In the Songye language, a mask is a kifwebe: this term has been given to masks representing spirits and characterized by striations. The kifwebe masks embodied supernatural forces. The kifwebe society used them to ward off disaster or any threat. The masks, supplemented by a woven costume and a long beard of raffia bast, dance at various ceremonies. They are worn by men who act as police at the behest of a ruler, or to intimidate the enemy.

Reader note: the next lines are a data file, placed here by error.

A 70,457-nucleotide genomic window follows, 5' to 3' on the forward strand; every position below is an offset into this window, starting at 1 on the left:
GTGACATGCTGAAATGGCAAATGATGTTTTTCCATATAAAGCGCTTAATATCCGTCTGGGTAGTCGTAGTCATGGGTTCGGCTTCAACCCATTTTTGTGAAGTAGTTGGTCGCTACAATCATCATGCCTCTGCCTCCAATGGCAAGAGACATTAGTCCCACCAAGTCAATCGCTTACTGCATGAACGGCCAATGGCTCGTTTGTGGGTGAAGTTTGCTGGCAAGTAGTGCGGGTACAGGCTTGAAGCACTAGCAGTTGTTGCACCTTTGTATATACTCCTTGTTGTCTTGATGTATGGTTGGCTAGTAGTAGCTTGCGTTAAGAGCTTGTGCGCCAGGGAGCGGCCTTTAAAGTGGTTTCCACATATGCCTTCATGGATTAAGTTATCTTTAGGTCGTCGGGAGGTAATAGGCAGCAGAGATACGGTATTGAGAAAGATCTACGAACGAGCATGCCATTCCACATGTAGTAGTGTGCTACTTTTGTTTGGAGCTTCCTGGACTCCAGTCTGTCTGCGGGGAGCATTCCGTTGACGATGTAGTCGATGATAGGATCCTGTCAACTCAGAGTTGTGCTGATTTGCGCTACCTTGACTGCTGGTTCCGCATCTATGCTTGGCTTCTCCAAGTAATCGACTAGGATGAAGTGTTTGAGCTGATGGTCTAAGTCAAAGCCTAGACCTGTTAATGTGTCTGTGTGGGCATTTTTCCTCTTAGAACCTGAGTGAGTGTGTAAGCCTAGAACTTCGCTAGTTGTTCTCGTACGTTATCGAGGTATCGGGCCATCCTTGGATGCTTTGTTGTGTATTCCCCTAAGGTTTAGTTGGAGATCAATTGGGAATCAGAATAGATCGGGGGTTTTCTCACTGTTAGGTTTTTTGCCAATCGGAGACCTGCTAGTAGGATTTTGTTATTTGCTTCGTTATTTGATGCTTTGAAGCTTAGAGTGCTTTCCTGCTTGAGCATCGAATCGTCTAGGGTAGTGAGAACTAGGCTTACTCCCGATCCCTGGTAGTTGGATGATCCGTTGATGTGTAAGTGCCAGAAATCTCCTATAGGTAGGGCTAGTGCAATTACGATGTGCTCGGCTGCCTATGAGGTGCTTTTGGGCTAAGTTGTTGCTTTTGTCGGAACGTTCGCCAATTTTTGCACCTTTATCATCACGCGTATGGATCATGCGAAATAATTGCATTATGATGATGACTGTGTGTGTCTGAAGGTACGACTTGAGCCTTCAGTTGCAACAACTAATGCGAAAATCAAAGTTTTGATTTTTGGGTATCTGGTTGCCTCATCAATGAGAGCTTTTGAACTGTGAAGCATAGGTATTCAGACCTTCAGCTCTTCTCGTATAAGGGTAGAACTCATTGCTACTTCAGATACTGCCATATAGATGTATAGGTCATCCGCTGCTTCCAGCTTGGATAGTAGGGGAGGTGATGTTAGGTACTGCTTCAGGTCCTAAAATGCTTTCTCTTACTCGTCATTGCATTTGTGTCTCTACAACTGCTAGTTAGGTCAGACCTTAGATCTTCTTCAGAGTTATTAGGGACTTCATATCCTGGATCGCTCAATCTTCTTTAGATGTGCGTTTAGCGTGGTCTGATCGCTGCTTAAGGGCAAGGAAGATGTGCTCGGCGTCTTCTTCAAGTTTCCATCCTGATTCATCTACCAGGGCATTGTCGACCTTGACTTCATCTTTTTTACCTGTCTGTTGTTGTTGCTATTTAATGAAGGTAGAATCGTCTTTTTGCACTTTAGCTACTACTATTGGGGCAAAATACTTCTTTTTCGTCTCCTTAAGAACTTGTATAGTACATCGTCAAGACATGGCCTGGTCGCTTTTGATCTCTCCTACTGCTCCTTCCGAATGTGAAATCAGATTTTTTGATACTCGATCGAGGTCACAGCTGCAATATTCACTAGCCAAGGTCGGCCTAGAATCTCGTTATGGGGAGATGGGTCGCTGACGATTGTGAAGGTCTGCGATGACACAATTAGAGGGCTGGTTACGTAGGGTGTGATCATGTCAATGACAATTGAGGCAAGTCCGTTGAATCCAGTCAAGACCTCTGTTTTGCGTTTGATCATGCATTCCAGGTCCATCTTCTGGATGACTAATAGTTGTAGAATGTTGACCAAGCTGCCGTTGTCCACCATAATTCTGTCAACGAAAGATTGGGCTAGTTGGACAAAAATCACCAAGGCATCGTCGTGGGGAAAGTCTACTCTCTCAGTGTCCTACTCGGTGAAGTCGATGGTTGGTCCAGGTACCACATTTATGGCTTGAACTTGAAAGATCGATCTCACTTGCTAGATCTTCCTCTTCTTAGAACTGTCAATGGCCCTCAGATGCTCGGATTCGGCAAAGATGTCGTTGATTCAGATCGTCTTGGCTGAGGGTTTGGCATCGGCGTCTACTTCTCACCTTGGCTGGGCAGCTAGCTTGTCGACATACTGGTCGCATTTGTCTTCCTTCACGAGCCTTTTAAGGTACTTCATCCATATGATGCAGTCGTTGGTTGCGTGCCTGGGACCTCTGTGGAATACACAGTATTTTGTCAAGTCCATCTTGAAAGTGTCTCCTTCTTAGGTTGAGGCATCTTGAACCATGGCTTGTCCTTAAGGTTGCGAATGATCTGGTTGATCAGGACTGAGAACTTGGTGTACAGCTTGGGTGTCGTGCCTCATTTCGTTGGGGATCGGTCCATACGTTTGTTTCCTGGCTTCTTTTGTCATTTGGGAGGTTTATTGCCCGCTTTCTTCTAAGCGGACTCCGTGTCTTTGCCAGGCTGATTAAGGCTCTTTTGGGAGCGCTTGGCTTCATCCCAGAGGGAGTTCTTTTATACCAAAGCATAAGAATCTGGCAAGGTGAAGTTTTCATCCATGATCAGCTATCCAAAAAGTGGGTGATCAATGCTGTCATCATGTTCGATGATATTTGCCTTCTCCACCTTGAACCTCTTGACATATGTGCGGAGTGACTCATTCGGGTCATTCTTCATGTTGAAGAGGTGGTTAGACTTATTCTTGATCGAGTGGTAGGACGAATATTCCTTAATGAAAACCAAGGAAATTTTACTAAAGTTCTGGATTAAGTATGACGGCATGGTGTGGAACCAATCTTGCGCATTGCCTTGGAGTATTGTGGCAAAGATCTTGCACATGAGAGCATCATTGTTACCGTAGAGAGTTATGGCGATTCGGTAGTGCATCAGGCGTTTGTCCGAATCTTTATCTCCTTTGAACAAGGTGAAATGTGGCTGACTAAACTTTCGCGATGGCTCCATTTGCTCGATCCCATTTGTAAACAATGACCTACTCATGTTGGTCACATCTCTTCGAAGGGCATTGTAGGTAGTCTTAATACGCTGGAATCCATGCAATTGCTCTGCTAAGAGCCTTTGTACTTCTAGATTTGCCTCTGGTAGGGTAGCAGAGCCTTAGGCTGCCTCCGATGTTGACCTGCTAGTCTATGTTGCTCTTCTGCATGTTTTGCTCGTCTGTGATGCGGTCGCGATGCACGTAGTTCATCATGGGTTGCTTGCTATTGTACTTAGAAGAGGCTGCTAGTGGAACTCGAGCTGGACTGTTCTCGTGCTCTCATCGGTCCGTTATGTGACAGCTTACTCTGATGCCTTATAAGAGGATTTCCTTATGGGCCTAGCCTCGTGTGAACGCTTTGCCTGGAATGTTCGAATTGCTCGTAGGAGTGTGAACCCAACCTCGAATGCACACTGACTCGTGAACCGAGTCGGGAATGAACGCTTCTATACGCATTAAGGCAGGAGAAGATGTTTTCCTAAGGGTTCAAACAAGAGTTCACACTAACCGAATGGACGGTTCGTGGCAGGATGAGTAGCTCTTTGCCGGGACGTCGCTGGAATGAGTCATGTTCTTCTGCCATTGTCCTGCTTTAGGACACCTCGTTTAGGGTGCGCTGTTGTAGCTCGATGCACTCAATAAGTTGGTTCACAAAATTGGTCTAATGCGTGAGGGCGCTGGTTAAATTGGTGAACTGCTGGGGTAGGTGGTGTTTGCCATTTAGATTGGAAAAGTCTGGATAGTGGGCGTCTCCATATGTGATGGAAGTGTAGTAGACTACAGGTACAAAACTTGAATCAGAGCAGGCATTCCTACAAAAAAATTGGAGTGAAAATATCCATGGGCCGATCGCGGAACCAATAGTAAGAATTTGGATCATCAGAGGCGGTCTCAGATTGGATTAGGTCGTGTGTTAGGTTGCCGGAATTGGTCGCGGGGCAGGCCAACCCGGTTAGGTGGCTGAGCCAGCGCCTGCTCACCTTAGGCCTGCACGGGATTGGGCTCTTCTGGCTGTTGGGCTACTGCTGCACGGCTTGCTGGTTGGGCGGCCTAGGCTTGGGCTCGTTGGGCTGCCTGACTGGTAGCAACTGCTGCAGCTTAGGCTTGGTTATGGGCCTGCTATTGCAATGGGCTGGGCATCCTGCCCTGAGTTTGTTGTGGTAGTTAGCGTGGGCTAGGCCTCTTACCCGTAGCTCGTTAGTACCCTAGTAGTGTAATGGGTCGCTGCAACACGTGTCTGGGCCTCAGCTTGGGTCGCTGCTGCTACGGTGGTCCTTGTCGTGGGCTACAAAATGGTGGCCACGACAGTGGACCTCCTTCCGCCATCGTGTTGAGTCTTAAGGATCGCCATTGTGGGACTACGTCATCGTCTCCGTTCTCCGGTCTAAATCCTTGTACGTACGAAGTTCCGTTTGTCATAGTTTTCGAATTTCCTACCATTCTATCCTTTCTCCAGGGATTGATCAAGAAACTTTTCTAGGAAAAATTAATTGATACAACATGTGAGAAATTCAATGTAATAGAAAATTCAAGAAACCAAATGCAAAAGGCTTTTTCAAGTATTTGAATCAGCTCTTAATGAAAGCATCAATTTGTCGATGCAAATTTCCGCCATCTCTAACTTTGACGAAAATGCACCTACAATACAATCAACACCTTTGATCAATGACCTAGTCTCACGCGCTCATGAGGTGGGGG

This particular mask is a female mask, as it was carved without a central crest. Mask, colors, and costume all have symbolic meaning.
The dancer who wears the male mask will display aggressive and uncontrolled behavior with the aim of encouraging social conformity, whereas the dancer who wears the female mask display more gentle and controlled movements and is assumed to be associated with reproduction ceremonies. The use of white on the mask symbolizes positive concepts such as purity and peace, the moon and light. The mask had also the capacity to heal by means of the supernatural force it was supposed to incorporate.